• Hospital leaders often do not understand ambulatory practice operations.
  • Leadership incentives are designed to accomplish quick wins.
  • CEO’s still do not understand the value of discrete data.


As my family physician entered information into my problem list, medication history (which I had to bring with me from Walgreens for my visit) and reviewed my labs (toggling back and forth trying to find scanned images of my previous lab values) I started to get annoyed. Not at him, but at the hospital leadership that placed more importance on their performance appraisals and ignored the impact they would have on thousands of patients. My data which my healthcare provider and I built for years was now relegated to view only files which could now be printed like a pdf. I am sure on a macro level they could trend on the population as a whole, but I have to rebuild my record, history and trends all over again.   


Hospitals focus on episodes of care. Billing is all about the bed stay and the admission timeframe. For ambulatory care it is a longitudinal record. It is all about establishing that long term relationship with the patient. Providers can go months or years without seeing a patient, but are expected to jump into the exam room with a smile, a look of recognition, and an understanding of the patient’s history without having to ask all the same questions all over again.


As an industry we need to do a better job at safeguarding our patient’s records in a way that will allow them to have seamless transitions from one system to the next. Converting data to static views is not only counterproductive, but borderline irresponsible. My personal physician was an EMR champion that loved the technology because of what he could do for his patients. At the end of the day, that’s how it should be for all of us.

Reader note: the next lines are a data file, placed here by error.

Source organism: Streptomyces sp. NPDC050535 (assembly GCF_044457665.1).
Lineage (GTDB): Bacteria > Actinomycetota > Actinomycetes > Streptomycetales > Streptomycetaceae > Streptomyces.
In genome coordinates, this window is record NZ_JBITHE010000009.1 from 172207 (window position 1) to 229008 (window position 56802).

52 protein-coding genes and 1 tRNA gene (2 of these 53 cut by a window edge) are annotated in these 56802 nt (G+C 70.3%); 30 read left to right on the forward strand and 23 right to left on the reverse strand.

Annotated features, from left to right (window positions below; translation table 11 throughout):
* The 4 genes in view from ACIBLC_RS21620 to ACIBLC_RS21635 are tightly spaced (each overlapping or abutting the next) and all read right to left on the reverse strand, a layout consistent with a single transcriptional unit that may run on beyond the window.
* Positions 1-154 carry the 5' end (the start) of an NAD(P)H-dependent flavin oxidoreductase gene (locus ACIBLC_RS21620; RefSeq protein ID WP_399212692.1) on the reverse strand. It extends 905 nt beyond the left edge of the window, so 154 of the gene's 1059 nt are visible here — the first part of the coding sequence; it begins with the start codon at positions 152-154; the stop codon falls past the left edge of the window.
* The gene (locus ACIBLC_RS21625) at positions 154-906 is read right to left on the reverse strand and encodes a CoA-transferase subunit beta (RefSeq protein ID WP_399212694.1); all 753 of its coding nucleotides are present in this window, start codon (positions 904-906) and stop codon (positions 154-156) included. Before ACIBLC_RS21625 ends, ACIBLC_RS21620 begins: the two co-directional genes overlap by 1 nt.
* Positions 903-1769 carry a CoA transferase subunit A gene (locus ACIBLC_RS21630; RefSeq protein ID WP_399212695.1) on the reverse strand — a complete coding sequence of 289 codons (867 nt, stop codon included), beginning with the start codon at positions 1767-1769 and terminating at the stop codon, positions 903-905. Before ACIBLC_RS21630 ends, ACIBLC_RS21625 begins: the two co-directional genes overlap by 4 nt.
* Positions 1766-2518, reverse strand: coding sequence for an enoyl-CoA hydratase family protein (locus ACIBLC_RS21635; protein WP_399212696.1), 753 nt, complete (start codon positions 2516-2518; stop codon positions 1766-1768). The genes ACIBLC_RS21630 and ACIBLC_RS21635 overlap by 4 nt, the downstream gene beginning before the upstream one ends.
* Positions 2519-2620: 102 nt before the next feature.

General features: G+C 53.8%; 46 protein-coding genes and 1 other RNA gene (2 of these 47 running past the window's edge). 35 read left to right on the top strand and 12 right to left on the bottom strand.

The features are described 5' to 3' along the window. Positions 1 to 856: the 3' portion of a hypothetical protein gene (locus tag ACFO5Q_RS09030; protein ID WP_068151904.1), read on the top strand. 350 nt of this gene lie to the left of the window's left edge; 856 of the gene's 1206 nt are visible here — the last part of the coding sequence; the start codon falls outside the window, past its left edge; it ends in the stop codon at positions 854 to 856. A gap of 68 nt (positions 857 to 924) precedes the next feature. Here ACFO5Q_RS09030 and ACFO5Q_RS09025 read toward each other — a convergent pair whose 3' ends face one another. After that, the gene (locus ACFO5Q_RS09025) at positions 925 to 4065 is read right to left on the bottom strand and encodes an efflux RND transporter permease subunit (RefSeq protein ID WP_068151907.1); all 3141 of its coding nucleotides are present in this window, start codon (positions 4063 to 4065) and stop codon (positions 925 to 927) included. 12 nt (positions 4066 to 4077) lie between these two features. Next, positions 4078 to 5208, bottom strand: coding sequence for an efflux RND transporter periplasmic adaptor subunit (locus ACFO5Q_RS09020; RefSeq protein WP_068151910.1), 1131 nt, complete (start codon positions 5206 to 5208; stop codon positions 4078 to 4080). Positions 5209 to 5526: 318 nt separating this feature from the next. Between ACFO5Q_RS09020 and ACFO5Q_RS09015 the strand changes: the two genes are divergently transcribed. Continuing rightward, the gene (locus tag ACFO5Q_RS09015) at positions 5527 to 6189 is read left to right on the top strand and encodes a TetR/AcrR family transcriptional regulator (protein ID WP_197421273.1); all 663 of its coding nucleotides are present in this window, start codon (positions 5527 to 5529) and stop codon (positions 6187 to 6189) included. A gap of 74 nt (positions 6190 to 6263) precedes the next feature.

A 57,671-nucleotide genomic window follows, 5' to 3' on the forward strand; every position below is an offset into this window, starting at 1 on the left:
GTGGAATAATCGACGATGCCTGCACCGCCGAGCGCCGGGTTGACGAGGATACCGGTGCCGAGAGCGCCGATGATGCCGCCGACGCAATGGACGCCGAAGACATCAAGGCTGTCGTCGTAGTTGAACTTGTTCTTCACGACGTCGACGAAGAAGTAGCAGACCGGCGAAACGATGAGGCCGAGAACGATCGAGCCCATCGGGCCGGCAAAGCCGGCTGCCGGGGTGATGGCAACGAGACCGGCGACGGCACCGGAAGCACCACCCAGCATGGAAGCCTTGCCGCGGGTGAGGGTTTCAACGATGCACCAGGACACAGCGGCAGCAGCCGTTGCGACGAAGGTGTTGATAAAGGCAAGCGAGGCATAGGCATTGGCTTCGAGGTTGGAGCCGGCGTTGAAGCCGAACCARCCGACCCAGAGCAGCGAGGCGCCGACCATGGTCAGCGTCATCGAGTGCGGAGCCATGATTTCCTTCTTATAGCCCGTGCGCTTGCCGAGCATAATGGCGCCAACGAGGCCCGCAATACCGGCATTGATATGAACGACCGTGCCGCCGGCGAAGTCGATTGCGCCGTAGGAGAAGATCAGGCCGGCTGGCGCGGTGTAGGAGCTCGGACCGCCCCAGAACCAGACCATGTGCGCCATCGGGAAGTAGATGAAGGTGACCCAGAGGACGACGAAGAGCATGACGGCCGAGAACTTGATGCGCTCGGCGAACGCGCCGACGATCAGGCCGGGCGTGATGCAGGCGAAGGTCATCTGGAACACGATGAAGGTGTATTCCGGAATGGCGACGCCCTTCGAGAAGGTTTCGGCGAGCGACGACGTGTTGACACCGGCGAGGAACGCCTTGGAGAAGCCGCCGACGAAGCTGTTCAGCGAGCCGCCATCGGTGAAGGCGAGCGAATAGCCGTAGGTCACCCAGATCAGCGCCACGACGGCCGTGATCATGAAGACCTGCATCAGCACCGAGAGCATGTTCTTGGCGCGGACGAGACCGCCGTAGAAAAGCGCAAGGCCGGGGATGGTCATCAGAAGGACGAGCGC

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Solving Medical Practice Problems Post-Tech Adoption

Solving Medical Practice Problems Post-Tech Adoption | EHR and Health IT Consulting | Scoop.it

Your practice could have all the latest and greatest technologies at its disposal, but that doesn't necessarily mean it's going to be the fastest, most efficient, or highest-quality care provider. The opposite could be true, in fact, if technology is not well incorporated into your practice after it is implemented.


Unfortunately, many practices are struggling with post-implementation challenges, according to our 2015 Technology Survey Sponsored by Kareo, the findings are based on responses from more than 1,100 readers. While most of the respondents said they are using an EHR for instance, they also said their productivity is suffering as a result; and while more than half said they have implemented a patient portal, they also said they are struggling to get patients to use it.


But it's not just using technology post-implementation that is raising problems for practices; it's also protecting information that is stored on those devices after implementing them. While many respondents said they are using mobile devices in their everyday work, for instance, few said their practice has established mobile device security rules.

Here's a look at these post-implementation technology challenges and others reflected in our survey findings, and advice from experts regarding how your practice can adapt.


CHALLENGE #1: POST-EHR PRODUCTIVITY DROP


Each year for the past four years, we asked survey respondents to identify their "most pressing information technology problem." In 2012, 2013, and 2014, the most common response among survey takers was "EHR adoption and implementation." This year, for the first time, "a drop in productivity due to our EHR," and a "lack of interoperability between EHRs," received the highest percentages of responses.